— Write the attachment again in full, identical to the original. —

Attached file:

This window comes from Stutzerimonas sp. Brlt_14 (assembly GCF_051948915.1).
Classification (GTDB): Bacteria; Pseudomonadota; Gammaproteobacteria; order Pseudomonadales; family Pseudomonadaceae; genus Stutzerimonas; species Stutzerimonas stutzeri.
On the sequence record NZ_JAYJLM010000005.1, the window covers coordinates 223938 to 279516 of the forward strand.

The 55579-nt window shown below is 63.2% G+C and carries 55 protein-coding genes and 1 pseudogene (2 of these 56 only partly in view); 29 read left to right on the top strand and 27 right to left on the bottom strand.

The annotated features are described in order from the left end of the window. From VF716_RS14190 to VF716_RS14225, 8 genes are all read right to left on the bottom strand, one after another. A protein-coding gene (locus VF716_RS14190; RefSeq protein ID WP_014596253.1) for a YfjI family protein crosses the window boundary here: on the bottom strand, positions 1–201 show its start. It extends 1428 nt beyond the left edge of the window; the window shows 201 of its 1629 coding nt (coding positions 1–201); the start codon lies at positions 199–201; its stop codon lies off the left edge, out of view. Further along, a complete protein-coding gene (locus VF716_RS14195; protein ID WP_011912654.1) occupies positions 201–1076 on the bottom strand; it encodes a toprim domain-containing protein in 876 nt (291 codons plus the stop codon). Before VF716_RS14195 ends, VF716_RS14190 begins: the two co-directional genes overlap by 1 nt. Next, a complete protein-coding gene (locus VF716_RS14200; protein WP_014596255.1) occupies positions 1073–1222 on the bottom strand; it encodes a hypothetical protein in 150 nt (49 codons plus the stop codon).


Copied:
This window comes from Stutzerimonas sp. Brlt_14 (assembly GCF_051948915.1).
Classification (GTDB): Bacteria; Pseudomonadota; Gammaproteobacteria; order Pseudomonadales; family Pseudomonadaceae; genus Stutzerimonas; species Stutzerimonas stutzeri.
On the sequence record NZ_JAYJLM010000005.1, the window covers coordinates 223938 to 279516 of the forward strand.

The 55579-nt window shown below is 63.2% G+C and carries 55 protein-coding genes and 1 pseudogene (2 of these 56 only partly in view); 29 read left to right on the top strand and 27 right to left on the bottom strand.

The annotated features are described in order from the left end of the window. From VF716_RS14190 to VF716_RS14225, 8 genes are all read right to left on the bottom strand, one after another. A protein-coding gene (locus VF716_RS14190; RefSeq protein ID WP_014596253.1) for a YfjI family protein crosses the window boundary here: on the bottom strand, positions 1–201 show its start. It extends 1428 nt beyond the left edge of the window; the window shows 201 of its 1629 coding nt (coding positions 1–201); the start codon lies at positions 199–201; its stop codon lies off the left edge, out of view. Further along, a complete protein-coding gene (locus VF716_RS14195; protein ID WP_011912654.1) occupies positions 201–1076 on the bottom strand; it encodes a toprim domain-containing protein in 876 nt (291 codons plus the stop codon). Before VF716_RS14195 ends, VF716_RS14190 begins: the two co-directional genes overlap by 1 nt. Next, a complete protein-coding gene (locus VF716_RS14200; protein WP_014596255.1) occupies positions 1073–1222 on the bottom strand; it encodes a hypothetical protein in 150 nt (49 codons plus the stop codon).